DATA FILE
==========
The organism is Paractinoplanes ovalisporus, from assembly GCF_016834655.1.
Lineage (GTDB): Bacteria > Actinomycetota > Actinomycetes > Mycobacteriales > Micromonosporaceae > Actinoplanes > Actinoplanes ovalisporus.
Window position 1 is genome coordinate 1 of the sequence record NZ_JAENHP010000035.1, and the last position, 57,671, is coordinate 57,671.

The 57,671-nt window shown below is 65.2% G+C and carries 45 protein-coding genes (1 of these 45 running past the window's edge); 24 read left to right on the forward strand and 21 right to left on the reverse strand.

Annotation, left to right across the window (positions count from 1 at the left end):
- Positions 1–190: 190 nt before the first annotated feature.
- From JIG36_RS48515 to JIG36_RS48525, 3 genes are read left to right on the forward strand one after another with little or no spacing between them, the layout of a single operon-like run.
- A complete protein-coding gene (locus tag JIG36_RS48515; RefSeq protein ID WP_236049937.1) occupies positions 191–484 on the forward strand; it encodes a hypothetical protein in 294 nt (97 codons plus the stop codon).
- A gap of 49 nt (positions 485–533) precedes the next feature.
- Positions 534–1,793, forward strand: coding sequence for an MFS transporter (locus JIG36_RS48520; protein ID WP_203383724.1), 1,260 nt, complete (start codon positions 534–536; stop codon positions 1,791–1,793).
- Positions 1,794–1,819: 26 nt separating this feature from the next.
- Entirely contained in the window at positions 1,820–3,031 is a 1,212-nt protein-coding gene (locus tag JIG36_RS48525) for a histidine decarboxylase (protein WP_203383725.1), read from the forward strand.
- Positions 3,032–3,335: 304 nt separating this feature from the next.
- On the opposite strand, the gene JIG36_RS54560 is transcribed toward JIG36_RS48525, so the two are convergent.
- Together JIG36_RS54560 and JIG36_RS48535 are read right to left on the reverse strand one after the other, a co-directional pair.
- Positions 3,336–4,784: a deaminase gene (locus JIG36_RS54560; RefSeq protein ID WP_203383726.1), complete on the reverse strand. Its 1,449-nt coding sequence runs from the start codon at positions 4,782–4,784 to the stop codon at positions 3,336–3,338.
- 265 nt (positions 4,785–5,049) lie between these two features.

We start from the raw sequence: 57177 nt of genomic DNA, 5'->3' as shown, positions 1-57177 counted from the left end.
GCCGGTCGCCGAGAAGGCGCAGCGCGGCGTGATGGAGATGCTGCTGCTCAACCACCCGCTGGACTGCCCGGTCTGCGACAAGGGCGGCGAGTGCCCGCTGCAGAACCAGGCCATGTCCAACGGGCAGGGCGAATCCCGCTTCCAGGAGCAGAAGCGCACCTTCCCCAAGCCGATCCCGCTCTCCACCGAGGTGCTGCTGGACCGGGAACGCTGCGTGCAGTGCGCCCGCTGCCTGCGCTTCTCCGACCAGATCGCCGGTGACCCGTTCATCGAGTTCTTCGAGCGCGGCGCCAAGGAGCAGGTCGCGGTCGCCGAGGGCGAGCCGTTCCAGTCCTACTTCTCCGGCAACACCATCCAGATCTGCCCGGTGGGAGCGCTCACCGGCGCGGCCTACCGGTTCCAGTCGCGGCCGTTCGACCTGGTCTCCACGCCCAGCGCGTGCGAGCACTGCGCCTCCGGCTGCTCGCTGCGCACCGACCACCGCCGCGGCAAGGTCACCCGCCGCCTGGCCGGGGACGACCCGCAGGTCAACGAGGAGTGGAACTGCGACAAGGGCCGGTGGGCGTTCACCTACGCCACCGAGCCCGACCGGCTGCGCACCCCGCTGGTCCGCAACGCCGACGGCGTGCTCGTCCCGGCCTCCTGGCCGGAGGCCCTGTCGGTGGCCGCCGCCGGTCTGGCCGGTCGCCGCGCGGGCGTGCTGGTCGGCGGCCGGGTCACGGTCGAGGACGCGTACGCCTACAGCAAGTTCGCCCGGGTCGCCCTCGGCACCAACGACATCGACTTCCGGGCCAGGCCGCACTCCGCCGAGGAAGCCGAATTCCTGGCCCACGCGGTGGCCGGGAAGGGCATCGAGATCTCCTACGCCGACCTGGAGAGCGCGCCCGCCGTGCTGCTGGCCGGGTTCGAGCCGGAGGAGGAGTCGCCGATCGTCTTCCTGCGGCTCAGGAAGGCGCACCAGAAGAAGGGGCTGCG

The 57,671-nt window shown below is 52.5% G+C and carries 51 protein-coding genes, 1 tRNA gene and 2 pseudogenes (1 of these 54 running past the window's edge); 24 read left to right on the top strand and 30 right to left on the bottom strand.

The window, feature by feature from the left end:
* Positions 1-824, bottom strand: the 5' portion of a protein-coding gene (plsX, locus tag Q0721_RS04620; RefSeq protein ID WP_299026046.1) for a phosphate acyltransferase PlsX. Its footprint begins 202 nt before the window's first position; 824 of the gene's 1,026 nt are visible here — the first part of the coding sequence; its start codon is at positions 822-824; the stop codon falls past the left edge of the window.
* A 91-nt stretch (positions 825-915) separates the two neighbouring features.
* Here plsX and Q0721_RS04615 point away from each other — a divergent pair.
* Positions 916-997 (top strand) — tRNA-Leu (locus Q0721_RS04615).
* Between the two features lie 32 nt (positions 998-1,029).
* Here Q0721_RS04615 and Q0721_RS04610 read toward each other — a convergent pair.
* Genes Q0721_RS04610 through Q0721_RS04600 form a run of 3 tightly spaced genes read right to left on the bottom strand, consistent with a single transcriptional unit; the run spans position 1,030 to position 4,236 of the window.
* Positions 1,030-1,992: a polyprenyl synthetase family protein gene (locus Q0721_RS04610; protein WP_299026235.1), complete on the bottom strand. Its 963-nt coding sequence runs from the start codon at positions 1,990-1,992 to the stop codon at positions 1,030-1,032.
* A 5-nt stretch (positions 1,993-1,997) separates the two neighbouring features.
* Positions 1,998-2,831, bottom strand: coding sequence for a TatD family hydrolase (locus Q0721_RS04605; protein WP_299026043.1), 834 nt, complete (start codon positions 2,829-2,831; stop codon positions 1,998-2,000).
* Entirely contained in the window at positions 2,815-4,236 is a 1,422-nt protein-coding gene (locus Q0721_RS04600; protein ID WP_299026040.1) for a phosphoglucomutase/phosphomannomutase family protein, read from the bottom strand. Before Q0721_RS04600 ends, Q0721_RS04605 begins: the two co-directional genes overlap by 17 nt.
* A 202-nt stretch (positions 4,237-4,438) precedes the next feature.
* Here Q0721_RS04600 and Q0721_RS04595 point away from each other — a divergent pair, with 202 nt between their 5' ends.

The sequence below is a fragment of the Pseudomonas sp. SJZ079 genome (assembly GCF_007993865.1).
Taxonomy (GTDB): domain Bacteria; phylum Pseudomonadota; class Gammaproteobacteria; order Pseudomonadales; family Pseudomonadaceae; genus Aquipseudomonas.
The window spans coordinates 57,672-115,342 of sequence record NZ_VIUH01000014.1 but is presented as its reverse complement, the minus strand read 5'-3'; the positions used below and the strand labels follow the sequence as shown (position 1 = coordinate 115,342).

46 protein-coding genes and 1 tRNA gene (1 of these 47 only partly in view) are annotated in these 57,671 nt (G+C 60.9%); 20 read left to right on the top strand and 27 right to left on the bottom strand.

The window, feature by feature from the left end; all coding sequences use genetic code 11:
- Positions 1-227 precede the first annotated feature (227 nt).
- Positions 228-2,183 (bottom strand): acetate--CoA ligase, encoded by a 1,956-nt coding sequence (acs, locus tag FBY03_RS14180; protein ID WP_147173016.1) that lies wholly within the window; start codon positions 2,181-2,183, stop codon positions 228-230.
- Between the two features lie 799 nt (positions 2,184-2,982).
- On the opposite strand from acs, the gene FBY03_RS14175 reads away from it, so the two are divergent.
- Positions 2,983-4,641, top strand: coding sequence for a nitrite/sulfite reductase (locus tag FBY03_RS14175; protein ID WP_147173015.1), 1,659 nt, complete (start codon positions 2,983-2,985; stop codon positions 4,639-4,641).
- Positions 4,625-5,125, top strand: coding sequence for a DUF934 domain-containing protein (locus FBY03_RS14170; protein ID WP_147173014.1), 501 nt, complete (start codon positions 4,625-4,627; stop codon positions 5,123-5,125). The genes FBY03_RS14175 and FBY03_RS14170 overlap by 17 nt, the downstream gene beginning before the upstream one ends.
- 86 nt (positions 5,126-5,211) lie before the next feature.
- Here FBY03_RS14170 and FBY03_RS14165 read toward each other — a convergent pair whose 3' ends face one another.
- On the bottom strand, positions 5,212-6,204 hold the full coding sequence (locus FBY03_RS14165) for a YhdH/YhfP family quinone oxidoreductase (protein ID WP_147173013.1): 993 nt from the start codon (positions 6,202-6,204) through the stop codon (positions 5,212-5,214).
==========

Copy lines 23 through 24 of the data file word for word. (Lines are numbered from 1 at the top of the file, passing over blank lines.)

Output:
* A 91-nt stretch (positions 825-915) separates the two neighbouring features.
* Here plsX and Q0721_RS04615 point away from each other — a divergent pair.